There is a certain flight pattern when you’re usually coming from somewhere in the rest of the United States descending down the Hudson River and you’re flying parallel to the roads. If you’re sitting on the east side of the plane, take a look at the streets of Crosstown. Love this view of New York. I have endless pictures in my phone, just staring out the window like this.
What building or object do you want to redesign every time you see it?
Do I have only one answer?! There are a lot of abandoned power plants around New York. Some of them, unfortunately, were demolished. But there is one on the south side of 31st Street between Seventh and Eighth Avenues. Maybe it had something to do with Ben’s station. I don’t want to redesign it. I just want to come up with something fun, quirky, and fun for people to do before they get on the train or after they get off the train. It would be a shame not to do something cool in that building.
What is one thing you would change in your field of work?
Anyone who wants to be an architect must be able to become an engineer. I think there are many obstacles on this path. One of them is the cost of an architectural education and what it takes to get into the field. So what I would change in my field is to make it more accessible. There will be a much more diverse group of people who practice architecture and think about architecture and the built environment. If people had a greater ability to understand the formation and formation of the built environment, they would not feel powerless or have no voice. They can be makers and creators, or they can be eloquent critics and participants.
If you could live anywhere in New York City, where would it be?
At the 79th Street Boat Dock, I was going to design a boat.
What will you save if it stops production?
Blacking pens, for sure. The eraser is a rectangle even though the pencil is round. The exterior has a glossy black finish and the lead is the perfect smoothness.
What do you do to get out of a creative rut?
Walk by the water.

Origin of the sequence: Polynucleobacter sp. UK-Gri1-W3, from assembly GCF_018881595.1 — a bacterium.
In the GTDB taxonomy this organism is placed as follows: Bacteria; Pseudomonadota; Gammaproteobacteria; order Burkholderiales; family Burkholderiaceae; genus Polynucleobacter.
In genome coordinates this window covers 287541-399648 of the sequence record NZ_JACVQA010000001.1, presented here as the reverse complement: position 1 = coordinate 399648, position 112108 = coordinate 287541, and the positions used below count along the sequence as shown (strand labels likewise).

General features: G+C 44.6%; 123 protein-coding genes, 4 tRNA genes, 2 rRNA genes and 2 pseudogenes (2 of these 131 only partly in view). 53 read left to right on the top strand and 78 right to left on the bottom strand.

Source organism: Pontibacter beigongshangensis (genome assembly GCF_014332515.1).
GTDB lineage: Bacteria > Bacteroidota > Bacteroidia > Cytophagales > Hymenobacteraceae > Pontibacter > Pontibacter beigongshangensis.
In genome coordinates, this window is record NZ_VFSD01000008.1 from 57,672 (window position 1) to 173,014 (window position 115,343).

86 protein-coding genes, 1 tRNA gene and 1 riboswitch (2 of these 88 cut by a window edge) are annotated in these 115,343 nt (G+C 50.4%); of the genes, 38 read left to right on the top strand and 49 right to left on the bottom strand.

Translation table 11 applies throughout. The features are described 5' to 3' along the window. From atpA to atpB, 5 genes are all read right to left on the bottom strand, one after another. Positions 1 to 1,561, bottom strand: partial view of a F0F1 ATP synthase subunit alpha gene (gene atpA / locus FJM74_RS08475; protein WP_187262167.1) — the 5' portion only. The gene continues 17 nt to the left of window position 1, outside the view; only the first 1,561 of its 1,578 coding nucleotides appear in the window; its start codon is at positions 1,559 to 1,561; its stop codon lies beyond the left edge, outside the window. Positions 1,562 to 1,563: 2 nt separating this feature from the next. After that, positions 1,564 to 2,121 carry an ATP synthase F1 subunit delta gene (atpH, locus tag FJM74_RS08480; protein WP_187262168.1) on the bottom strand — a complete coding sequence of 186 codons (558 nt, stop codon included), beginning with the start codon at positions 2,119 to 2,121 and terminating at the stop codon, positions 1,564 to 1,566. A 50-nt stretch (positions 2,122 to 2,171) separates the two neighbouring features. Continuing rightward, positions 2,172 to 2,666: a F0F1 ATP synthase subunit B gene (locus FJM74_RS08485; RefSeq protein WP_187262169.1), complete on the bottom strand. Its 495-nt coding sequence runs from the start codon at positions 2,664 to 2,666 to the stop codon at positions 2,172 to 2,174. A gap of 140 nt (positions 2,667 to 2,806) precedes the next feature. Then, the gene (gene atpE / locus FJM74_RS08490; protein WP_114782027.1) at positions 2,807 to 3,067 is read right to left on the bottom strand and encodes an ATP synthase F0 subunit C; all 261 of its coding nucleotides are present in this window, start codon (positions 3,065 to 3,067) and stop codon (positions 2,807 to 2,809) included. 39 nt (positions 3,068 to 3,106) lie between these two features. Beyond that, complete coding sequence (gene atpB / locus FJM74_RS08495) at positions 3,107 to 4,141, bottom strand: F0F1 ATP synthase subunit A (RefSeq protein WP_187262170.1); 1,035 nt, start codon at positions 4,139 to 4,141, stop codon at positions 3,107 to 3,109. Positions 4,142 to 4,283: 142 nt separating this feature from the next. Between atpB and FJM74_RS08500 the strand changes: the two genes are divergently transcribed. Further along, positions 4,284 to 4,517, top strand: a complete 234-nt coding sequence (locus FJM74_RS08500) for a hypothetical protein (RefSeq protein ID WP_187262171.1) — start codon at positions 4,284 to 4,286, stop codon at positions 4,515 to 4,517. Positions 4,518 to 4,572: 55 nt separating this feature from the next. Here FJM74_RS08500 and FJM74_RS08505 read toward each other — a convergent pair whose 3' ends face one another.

Where was your first apartment in New York City, and how much was the rent?
I grew up in New York, but my first apartment on my own was on Spring Street between Mott and Mulberry, in what was then Little Italy. It was a small three-story brick house built in the 1820s. I rented the top floor, which was literally inside the rooftop. It was awesome. It had wooden beams, small dormer windows, and a roof in the back. I paid $300. It was owned by an older woman who was an artist. The building was demolished some time ago.
In which city do you go to be alone?
Well, if I lived on a boat at the 79th Street Boat Dock and wanted to be alone, I would sail the river and I would be Is that true lonliness. Since my boat isn’t at the boat dock yet, I walk along the East River. I’m not alone, but if I look at the water, I can be alone in my thoughts.
What’s the worst advice you got in your career?
“Wear a skirt.” It was from an elderly relative who said, “You always have to look good when you go to work.” It was offered as professional advice, but it was biased on gender and assumption.
What have you given someone that you wish you could get back?
I gave my father’s little golden pill box to a not-so-good man who was my friend at the time. It’s not like I need a box of pills, but it would be nice to have a little something my dad had that I could hold on to for physical contact.
What’s your favorite New York City restaurant and regular ordering?
There is an Italian place in the neighborhood not far from my apartment called Nica Trattoria. It will probably have six tables inside and maybe four outside since COVID. It is small, and the man who owns it has a large personality. It’s a classic New York experience. Every time I go there I get cauliflower as a starter.
What descriptive phrase would you like in your obituary title?